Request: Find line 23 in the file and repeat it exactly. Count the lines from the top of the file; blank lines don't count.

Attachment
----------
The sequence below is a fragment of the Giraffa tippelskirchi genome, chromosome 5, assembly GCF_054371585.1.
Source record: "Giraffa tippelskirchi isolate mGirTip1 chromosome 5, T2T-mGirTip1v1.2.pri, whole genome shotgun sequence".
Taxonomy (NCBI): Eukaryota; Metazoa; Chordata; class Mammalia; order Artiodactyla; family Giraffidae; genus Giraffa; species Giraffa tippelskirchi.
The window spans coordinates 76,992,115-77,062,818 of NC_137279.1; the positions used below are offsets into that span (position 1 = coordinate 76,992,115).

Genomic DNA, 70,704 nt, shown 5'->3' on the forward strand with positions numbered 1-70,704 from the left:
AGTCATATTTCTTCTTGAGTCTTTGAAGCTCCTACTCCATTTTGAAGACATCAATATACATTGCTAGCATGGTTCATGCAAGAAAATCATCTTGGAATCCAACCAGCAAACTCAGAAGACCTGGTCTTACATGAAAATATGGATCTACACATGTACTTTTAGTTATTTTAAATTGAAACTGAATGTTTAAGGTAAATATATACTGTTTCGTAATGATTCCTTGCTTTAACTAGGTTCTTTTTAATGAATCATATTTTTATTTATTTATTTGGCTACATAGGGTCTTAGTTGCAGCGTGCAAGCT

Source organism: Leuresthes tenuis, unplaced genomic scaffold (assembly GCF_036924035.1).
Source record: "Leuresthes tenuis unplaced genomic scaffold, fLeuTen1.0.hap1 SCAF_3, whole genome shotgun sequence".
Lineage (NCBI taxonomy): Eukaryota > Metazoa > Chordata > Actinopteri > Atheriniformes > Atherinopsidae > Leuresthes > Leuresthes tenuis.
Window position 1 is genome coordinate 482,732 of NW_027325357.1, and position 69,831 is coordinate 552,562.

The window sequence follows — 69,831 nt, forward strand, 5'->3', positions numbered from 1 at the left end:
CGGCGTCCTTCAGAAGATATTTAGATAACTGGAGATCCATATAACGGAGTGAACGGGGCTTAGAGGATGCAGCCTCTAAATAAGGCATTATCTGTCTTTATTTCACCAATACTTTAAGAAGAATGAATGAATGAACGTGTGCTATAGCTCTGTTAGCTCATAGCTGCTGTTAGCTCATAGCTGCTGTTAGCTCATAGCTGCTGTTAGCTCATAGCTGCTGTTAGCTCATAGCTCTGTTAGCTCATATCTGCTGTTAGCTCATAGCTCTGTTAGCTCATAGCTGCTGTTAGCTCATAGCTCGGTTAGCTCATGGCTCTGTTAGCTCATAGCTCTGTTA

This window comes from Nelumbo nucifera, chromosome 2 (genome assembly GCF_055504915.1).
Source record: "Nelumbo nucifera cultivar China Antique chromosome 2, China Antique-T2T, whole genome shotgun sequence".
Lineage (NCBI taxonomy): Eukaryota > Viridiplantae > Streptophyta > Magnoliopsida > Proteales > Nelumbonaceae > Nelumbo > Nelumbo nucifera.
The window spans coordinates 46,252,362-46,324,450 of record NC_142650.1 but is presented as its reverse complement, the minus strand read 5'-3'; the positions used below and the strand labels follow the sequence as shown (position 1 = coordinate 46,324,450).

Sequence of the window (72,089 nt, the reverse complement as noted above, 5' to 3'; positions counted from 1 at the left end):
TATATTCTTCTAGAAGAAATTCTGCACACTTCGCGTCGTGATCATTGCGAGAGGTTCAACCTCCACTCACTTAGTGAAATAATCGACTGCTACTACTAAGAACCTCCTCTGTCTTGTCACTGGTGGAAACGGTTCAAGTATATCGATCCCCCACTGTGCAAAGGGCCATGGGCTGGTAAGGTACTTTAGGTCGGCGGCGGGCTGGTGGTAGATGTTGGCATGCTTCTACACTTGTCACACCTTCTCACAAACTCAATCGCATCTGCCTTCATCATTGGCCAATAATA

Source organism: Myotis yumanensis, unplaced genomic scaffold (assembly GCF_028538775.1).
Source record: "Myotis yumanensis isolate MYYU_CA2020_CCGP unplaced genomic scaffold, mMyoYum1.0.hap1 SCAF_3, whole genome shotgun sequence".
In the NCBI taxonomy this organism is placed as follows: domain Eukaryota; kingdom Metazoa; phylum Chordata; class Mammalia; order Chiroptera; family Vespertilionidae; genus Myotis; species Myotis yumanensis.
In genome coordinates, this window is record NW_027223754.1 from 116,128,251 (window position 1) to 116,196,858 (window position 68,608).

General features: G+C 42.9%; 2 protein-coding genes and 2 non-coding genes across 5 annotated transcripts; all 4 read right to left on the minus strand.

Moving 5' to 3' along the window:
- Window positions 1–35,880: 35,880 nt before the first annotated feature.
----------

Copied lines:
General features: G+C 42.9%; 2 protein-coding genes and 2 non-coding genes across 5 annotated transcripts; all 4 read right to left on the minus strand.